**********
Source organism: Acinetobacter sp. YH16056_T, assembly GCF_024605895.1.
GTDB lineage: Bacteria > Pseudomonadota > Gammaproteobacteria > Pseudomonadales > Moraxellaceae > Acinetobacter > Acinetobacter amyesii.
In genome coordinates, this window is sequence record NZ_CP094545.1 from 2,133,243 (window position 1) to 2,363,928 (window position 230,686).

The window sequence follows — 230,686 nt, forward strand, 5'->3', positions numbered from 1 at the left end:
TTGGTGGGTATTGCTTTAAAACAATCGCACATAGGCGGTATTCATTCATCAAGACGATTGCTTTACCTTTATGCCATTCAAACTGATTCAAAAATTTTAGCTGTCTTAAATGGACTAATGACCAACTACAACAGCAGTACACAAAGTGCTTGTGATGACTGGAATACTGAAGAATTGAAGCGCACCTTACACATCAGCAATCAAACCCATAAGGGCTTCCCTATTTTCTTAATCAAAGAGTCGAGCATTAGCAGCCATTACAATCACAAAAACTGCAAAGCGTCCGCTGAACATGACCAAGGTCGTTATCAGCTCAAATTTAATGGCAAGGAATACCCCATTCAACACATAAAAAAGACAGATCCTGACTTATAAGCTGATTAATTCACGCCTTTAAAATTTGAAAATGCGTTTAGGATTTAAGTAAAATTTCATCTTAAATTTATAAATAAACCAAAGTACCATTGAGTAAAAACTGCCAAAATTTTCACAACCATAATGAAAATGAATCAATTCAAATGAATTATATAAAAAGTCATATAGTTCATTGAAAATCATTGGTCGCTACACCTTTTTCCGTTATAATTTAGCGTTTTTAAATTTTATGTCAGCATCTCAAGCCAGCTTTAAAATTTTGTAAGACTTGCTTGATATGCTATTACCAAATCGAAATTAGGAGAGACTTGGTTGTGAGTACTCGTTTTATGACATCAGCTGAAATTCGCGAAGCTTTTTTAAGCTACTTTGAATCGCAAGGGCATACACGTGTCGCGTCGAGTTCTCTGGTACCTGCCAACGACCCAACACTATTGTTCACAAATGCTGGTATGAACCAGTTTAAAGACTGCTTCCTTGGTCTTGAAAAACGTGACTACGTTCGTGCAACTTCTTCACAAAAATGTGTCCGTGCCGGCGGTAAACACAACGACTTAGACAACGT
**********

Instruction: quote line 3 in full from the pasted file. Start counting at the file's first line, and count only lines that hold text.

In genome coordinates, this window is sequence record NZ_CP094545.1 from 2,133,243 (window position 1) to 2,363,928 (window position 230,686).